The lack of insurance coverage for a contractor’s faulty workmanship is the bane of both homeowners looking to recover damage for defective work and contractors seeking to defend against such claims. In many states, like Pennsylvania, courts hold that faulty workmanship is not an “occurrence” that is covered by a standard commercial general liability insurance… Continue Reading
Today, in a precedential opinion, the Third Circuit Court of Appeals, affirmed the District Court’s dismissal of a complaint against my client that alleged that a multi-family building was constructed in violation of the Federal Housing Administration’s (FHA) design and accessibility requirements for disabled persons. A copy of the Opinion can be found here ( Opinion… Continue Reading
Sadly, the City that gave birth to the Constitution repeatedly runs rough shot over the liberties it affords individuals and businesses. In the latest rebuke to the City of Philadelphia’s malfeasance towards the Constitution, the United States District Court for the Eastern District of Pennsylvania, has ruled that the City’s publicly owned gas utility, Philadelphia Gas Works,… Continue Reading
WHYY is reporting that affordable housing advocated in the City of Philadelphia are demanding that City Council impose an impact fee of $4.80 a square foot on all new market rate developments and rentals that would go towards funding the City’s Housing Trust Fund. The story reports that City Council members and Mayor Kenney have… Continue Reading
In the Terminator movie franchise, the government develops a software system called Skynet. The purpose of Skynet is to prevent human error in starting a nuclear holocaust. Instead, Skynet becomes self-aware and when programmers try to shut it down it perceives the human race a threat and tries to exterminate us and then it creates a bad-ass… Continue Reading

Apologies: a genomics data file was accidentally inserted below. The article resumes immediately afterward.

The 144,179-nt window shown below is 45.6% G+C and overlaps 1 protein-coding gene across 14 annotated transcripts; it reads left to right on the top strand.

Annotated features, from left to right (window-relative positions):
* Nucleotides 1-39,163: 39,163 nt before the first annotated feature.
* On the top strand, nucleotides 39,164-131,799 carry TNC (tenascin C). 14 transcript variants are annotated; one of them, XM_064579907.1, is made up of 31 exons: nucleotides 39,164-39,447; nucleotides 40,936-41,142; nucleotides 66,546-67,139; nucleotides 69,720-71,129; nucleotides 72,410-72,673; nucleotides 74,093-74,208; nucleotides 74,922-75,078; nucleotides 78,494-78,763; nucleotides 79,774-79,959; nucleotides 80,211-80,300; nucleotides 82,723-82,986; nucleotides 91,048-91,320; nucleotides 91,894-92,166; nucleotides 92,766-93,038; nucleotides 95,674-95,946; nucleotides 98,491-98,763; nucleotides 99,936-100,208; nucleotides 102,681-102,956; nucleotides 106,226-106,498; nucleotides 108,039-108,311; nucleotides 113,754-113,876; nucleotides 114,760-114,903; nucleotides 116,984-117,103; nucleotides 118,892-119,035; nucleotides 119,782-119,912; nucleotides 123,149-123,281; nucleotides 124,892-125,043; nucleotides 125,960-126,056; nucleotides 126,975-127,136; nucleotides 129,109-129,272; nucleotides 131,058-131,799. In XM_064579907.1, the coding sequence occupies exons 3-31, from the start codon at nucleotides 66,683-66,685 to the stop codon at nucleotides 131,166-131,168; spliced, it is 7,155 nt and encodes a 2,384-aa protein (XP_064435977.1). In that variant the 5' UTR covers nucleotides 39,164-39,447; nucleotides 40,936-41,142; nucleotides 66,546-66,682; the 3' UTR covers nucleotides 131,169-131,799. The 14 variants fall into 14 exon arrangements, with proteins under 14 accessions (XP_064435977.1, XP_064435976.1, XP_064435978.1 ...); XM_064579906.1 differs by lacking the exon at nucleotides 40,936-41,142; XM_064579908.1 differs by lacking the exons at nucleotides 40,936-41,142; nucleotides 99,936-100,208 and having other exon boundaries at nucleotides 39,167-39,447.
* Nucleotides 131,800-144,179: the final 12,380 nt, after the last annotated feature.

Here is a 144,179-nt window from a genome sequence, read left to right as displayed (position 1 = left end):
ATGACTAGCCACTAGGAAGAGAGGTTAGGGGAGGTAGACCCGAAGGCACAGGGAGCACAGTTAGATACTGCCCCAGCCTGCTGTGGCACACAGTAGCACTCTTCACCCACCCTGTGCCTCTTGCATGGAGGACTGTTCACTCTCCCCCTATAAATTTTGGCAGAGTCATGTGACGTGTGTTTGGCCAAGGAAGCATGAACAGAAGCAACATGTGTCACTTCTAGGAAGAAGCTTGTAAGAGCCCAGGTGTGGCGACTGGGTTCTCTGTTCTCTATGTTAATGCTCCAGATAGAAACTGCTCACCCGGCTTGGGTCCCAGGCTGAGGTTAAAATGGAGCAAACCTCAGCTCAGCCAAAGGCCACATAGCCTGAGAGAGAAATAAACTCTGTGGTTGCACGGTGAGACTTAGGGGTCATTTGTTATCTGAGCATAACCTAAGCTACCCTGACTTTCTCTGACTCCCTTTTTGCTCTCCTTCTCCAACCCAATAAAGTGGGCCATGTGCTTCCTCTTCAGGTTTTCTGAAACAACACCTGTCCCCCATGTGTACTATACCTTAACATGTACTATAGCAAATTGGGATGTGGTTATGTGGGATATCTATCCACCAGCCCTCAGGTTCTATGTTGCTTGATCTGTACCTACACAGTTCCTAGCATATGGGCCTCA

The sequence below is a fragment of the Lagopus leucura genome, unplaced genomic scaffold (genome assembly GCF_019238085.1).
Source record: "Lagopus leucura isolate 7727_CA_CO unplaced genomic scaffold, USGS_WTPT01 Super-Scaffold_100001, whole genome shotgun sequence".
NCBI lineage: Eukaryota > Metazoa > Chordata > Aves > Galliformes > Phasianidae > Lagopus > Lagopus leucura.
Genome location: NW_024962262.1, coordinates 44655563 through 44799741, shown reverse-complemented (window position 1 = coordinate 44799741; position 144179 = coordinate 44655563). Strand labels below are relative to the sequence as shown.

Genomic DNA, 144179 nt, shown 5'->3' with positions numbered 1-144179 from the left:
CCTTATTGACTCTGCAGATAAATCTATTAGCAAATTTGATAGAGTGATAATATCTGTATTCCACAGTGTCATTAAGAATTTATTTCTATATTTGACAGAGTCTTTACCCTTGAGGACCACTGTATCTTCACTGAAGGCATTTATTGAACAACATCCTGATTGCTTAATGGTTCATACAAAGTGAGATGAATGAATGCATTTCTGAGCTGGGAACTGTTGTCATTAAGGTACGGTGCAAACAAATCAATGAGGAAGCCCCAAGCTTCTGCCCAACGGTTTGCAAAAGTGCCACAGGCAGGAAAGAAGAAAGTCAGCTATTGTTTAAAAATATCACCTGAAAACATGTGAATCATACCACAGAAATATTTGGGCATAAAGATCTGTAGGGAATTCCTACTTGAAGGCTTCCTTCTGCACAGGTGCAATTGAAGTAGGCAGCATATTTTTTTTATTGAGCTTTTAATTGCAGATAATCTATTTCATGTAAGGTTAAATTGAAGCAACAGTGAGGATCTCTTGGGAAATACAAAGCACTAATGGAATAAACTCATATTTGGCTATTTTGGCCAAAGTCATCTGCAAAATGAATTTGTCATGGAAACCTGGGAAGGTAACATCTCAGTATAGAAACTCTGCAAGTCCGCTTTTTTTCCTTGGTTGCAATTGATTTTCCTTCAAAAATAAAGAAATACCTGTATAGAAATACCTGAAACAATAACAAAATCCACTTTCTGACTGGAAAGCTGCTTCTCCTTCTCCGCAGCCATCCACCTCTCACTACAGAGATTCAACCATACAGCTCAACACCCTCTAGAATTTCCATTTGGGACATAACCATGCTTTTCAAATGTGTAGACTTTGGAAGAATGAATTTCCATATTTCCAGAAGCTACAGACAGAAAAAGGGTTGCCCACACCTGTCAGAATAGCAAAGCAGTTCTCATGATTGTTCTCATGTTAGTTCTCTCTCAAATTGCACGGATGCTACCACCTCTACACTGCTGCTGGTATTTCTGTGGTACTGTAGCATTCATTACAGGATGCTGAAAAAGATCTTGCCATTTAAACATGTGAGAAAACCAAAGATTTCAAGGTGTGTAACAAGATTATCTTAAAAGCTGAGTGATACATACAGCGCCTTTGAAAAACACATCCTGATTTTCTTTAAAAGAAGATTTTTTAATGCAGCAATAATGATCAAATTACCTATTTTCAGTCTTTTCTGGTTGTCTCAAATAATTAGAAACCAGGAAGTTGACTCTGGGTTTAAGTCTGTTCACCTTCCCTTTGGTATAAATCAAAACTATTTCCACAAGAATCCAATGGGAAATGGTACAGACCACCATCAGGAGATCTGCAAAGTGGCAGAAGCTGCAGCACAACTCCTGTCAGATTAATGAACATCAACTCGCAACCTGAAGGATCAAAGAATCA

The saga involving Toll Brothers’ Society Hill Playhouse project shows that something is rotten in the state of Philadelphia’s development process. This rottenness has resulted in a project that is ultimately worse practically and aesthetically for the neighborhood. Even worse, apparently the neighborhood is fine with this. This story begins with Toll Brothers’ plans to… Continue Reading
A twitter follower recently posted an interesting question “How is Philadelphia’s new ‘ban the box’ law constitutional?” So called “ban the box” laws, prohibit employers from asking job applicants about criminal convictions during the job interview process. In 2011, Philadelphia passed a “ban the box” law that prohibited private employers from asking applicants about or… Continue Reading
In my previous post, I discussed proposed legislation that would require notification and meetings with RCO’s even when a “by-right” permit is issued. I understand that the Bill has been amended. (A copy of the revised bill is available here: Bill No. 15064301, As Amended (1).) Under the amended Bill, developers will NOT be required to… Continue Reading
Any developer unlucky enough to need a zoning variance in the City of Philadelphia knows it is an arduous process. Needing a zoning variance means your project is not in compliance with the zoning code and you essentially need an exemption. One of the first steps in the process is presenting your project to the… Continue Reading
The Philadelphia Business Journal reports, that Pennsylvania State Senate approved a measure that eliminates a loophole in Pennsylvania’s Crimes Code which prevents law enforcement from intervening in situations involving stalking, harassment and threatening someone with weapons of mass destruction if the perpetrator is a party to a labor dispute.
On July 28, 2015, the Pennsylvania Supreme Court agreed to consider an appeal from a Superior Court opinion involving the Pennsylvania Contractor and Subcontractor Payment Act. To call the case significant is an understatement because if the Supreme Court overturns the Superior Court, agents and principals of real estate development entities will become personally liable… Continue Reading